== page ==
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Showing posts from August 13, 2017

love, hate and racism

It is sweet and even a part of what I believe that love can conquer racism. But to respond to racism with a direct appeal to the emotions, alas, actual disguises racism. Because racism isn’t just personal expression: it is personal expression congealed into historically rooted structures. And blind love, love that is not informed about those structures, just becomes denial. Let’s start this out personally. A couple of days ago, I was walking Adam home. He took my hand, which he has been doing lately (probably because he is anxious about the fact that we are soon going to move). We passed by this black guy who said, approximately, that white people always grab the hands of their children when they meet black people. I wanted to say, not me! No, I’m different from other white people. But I have to admit, I’m not that different. I live in a society structured to advance people with my skin color. This is why sentiment – love and hate – must be adjusted by statistics – photos

taking down the statues

One of the more depressing things about living in LA - as compared to say Paris - is the lack of statues in the streetlife. In my experience, most french cities – saved those bombed into shit and rebuilt after WWII – are filled with statues and images, gargoyles and fountains. But American cities and suburbs, with some exceptions, do not give you a lot of statue encounters. In the argument about taking down the Confederate statues, there is an understandable theme that this is a matter of mere symbolism, the kind of thing that a white college student can participate in an pat himself on the back – and who doesn’t begrudge that figure his satisfactions? Yet I think the statue-viewer situation is made much too one dimensional in this view of things. There are two dimensions that are left out here. One is the dimension of the symbol and the real in the cityscape, the park, the campus. The other dimension is the material one of who, in the average day, really encounters these st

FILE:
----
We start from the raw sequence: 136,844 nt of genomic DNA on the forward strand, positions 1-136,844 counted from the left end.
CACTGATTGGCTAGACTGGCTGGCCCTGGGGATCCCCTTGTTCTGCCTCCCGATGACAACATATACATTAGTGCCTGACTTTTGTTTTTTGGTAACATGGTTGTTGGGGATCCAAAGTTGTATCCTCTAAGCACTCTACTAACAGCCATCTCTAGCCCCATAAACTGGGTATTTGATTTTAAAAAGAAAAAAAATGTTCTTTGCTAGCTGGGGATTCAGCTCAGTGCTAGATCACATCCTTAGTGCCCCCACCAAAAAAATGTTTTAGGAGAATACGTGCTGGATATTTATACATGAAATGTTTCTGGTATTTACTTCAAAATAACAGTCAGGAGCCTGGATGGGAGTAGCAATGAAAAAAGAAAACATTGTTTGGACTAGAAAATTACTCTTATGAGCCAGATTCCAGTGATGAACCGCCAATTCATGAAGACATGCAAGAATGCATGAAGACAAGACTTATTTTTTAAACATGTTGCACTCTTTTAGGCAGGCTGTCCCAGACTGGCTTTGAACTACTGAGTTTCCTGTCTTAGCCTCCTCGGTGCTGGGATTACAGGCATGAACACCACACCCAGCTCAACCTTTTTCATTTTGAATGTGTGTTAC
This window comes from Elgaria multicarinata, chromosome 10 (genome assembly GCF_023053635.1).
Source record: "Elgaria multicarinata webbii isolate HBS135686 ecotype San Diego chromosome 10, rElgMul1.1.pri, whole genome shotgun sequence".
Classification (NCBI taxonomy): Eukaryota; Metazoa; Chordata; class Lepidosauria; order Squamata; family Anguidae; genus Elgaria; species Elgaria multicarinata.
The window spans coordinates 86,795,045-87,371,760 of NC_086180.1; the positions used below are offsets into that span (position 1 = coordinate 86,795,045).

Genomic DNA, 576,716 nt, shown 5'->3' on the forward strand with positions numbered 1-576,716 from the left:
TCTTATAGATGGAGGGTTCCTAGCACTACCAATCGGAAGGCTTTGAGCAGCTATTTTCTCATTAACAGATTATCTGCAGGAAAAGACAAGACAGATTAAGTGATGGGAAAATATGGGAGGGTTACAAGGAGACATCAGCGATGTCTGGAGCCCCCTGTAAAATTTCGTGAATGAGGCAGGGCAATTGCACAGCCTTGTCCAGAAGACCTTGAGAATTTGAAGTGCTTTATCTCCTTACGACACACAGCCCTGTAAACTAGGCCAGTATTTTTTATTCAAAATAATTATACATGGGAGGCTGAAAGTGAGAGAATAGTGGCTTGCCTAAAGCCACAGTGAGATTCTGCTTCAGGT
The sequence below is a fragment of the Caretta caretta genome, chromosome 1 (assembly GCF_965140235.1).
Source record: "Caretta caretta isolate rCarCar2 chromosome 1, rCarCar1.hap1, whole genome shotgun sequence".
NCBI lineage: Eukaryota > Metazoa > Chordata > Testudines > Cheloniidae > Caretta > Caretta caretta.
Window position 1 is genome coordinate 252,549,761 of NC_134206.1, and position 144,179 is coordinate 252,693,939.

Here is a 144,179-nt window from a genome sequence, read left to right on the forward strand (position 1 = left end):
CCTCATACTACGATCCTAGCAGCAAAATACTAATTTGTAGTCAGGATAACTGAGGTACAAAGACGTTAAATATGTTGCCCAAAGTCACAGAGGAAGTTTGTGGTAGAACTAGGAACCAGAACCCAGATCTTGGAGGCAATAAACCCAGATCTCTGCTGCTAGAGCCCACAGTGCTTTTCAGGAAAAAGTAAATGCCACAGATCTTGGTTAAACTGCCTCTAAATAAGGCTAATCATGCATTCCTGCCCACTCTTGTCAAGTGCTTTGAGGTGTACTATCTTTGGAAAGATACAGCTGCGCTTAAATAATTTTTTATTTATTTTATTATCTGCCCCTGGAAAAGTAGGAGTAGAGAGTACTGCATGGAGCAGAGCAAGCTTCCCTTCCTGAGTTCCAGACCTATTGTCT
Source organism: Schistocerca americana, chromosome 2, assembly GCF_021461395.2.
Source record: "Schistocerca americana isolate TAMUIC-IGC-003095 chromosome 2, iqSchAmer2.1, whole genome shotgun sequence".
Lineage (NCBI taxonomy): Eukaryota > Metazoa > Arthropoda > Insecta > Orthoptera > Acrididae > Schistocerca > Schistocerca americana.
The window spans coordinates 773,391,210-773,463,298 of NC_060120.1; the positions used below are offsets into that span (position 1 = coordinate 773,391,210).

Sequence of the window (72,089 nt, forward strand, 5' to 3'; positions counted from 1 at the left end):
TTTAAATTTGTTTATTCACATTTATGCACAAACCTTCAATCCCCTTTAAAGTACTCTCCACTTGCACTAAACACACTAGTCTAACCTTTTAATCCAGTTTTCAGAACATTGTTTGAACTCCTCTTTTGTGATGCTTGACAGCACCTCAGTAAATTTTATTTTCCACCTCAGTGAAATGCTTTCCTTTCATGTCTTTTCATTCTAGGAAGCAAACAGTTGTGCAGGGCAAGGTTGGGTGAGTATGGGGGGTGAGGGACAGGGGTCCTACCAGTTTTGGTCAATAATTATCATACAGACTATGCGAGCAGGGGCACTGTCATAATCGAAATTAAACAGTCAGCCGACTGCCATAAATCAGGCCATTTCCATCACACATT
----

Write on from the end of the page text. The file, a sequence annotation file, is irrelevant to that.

the hour of the freak

As I’ve written before, Daniel Tiffany’s Infidel Poetics is full of wonderful things, paragraphs that make me want to lay it aside and write long, gulflike commentaries. For instance, in exploring the “canting” literature of the 17 th century, he writes this: “Before it entered modern usage, “slang” meant, in canting jargon, “to exhibit anything in a fair or market, such as a tall man, or a cow with two heads.”38 Hence, “slang” originally referred to the exhibition of freakish things—a kind of social and economic profanity.” Anatoly Liberman, a historian of lexicographer, surveys the theories about the etymology of slang and comes down on the use of slang as the word for making the rounds of a territory – being “out on the slang”. This could apply to actors, prostitutes, or mountebanks. But Liberman, too, concedes that the use of slang to denote a kind of language came from some linguistic sub-group – either thieves’ jargon or hawkers’ jargon. There is a “secret language” named Shel

Take down the statue to Lee, put up one to Wesley Norris

I see that a lot of shitheads, er, peeps soft on the confederacy, want Robert E. Lee's statue preserved for history's sake. Hey, for history's sake, I could agree, long as we match the general with Wesley Norris, the slave who escaped from Lee's Arlington residence, was recaptured, and was given fifty lashes - washed with salt brine - as well as the same number given to his cousin and his sister by the soulful future General. As Frederick Douglas remarked after the war, General Lee was given a sickeningly flattering reception in the Northern Press, but he warnt no Ivanhoe. Here's the testimony. Often disputed by apologists, g enerally agreed to be true by historians . My name is Wesley Norris; I was born a slave on the plantation of George Parke Custis; after the death of Mr. Custis, Gen. Lee, who had been made executor of the estate, assumed control of the slaves, in number about seventy; it was the general impression among the slaves of Mr. Custis that on his d